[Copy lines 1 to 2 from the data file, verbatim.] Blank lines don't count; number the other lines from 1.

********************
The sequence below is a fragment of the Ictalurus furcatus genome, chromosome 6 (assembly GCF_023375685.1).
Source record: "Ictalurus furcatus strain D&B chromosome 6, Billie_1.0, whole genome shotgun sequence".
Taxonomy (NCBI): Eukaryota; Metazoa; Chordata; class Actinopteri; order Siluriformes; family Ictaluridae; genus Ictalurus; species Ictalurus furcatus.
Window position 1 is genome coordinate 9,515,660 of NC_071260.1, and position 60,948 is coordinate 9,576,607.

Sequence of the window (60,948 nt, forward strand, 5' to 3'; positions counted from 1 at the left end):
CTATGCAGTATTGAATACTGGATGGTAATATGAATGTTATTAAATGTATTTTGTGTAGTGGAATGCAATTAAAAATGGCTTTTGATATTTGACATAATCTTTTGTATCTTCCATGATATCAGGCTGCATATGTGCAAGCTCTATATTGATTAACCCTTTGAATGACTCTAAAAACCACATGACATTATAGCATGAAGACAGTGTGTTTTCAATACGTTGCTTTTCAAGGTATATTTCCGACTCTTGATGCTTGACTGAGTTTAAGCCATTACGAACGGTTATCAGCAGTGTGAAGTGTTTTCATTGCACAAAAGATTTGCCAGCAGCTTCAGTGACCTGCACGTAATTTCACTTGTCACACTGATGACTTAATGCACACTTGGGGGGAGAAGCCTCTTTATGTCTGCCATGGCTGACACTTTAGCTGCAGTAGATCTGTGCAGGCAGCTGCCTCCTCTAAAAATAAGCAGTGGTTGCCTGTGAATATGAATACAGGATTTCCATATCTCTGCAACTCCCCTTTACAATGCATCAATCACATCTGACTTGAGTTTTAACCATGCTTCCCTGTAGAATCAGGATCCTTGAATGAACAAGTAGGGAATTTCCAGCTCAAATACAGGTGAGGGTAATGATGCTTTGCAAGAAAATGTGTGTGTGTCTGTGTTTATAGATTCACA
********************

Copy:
The sequence below is a fragment of the Ictalurus furcatus genome, chromosome 6 (assembly GCF_023375685.1).
Source record: "Ictalurus furcatus strain D&B chromosome 6, Billie_1.0, whole genome shotgun sequence".